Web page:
Lord Hague said: “Clearly these things are completely unacceptable, utterly depressing. And I think we will end up with MPs having to vacate their seats. You know, there are going to be resignations from parliament over this and the political parties really have to clamp down on it.”

Women’s charities have warned that Westminster’s working culture is “in the gutter”. The CEO of charity refugee told The Independent the last seven days had been a “difficult week for women”.

Some female MPs have also detailed the sexual harassment they have experienced, including cabinet minister Anne Marie-Trevelyan, who told LBC on Friday that a male MP once pinned her against a wall and told her she “wants him”.

The international trade secretary said female MPs were still subjected to “wandering hands”, later adding: “It’s never okay anywhere. It’s not okay in Westminster either. If you’re a bloke – keep your hands in your pockets”.

Suella Braverman, the attorney general, added that a minority of men in politics “behave like animals” and were bringing parliament into disrepute with unacceptable behaviour.

Before Mr Parish was identified and had the whip suspended for allegedly watching porn in the Commons chamber she said she was “ashamed this person is carrying the Conservative rosette”.

Jess Philips on Neil Parish

… But I am a tiny bit irritated by the idea that it is a pervading culture, that people can’t fight against it, the reason that somebody thought it was okay to watch porn in the chamber is because of the late nights and the drinking and the culture in Westminster – utter rubbish. The reason that person did that is because, for want of a better word, they’re an arsehole. And they should take personal responsibility for their behaviour. …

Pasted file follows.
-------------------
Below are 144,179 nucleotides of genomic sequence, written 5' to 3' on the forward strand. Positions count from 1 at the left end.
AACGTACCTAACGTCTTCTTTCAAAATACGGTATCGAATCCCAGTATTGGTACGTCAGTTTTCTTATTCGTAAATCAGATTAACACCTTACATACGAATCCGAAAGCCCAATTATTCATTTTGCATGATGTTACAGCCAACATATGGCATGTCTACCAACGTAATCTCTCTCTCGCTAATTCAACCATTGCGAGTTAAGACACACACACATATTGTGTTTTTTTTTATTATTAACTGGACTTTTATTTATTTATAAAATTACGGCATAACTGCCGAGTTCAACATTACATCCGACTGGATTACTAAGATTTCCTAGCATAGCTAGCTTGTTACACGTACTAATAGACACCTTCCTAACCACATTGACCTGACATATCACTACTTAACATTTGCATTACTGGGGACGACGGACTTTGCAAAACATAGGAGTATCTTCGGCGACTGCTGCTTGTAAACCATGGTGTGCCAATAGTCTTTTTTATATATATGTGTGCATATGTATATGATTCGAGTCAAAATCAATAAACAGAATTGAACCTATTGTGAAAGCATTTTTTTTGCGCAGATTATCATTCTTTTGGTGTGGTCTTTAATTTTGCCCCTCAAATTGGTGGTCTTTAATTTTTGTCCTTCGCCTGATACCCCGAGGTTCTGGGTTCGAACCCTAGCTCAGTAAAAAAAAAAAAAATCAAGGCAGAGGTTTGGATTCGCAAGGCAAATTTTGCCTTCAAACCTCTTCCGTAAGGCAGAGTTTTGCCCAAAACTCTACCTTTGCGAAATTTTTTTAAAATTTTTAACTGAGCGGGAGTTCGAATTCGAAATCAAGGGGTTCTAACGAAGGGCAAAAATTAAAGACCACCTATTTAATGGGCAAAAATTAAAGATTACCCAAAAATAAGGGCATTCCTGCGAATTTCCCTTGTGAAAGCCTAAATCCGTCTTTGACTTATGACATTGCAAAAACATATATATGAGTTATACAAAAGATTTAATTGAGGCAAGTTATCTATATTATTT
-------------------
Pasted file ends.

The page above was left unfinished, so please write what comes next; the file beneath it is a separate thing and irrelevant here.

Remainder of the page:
Breaking: Tory MP Neil Parish investigated over claims he watched porn in Commons

Owl has been “on the wing” all day and out of contact. 

Owl has now literally fallen off the perch on catching up. Seems to sum up the state of the Tory party nationally and locally.

www.bbc.co.uk

The Conservative MP accused of watching pornography in the House of Commons chamber has been named as Neil Parish.

He has been suspended from the parliamentary party and is under investigation by Parliament’s standards commissioner.

Two female colleagues complained earlier this week after allegedly seeing him looking at adult content on his phone while sitting near them.

Mr Parish said he had referred himself for investigation.

If the standards commissioner, Kathryn Stone, finds that he has violated the code of conduct for MPs, possible sanctions range from having to make an apology to the Commons to suspension or expulsion.

Questioned by the BBC, Mr Parish said he would co-operate fully with the inquiry and would await Ms Stone’s findings before commenting on the allegation.

When asked if he made and mistake and opened something on his phone in error, he said: “I did, but let the inquiry look at that.”

In a statement on his website, Mr Parish said he would “continue to perform my duties as MP for Tiverton and Honiton” while the investigation was ongoing.